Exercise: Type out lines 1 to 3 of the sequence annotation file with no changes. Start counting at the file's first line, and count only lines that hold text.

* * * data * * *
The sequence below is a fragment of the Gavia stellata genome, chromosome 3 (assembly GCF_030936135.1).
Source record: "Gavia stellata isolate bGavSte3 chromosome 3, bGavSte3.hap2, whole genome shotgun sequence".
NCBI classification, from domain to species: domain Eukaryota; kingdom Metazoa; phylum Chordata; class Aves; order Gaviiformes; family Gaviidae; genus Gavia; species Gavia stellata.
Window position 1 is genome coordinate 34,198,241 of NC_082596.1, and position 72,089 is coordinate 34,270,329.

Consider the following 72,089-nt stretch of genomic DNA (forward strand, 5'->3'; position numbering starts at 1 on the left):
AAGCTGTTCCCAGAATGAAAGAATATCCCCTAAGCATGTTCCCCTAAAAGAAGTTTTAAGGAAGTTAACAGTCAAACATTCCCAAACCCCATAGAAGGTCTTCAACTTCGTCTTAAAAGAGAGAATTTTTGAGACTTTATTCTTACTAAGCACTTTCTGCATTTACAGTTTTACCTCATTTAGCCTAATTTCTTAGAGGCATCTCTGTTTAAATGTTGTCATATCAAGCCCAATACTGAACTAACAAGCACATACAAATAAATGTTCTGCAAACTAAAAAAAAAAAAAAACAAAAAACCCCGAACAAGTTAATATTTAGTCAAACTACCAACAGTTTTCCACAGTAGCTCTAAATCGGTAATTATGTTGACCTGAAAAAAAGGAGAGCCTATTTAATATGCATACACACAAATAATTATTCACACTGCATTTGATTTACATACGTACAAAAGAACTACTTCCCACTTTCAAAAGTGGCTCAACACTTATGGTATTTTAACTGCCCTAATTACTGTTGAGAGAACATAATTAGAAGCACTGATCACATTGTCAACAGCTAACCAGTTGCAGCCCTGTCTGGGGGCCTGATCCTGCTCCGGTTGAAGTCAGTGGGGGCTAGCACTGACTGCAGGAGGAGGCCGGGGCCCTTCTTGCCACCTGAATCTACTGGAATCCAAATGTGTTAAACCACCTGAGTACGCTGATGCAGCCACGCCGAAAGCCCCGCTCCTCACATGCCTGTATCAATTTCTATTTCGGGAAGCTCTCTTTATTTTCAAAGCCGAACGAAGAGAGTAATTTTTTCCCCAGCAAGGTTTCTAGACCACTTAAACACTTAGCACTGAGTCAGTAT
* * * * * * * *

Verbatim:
The sequence below is a fragment of the Gavia stellata genome, chromosome 3 (assembly GCF_030936135.1).
Source record: "Gavia stellata isolate bGavSte3 chromosome 3, bGavSte3.hap2, whole genome shotgun sequence".
NCBI classification, from domain to species: domain Eukaryota; kingdom Metazoa; phylum Chordata; class Aves; order Gaviiformes; family Gaviidae; genus Gavia; species Gavia stellata.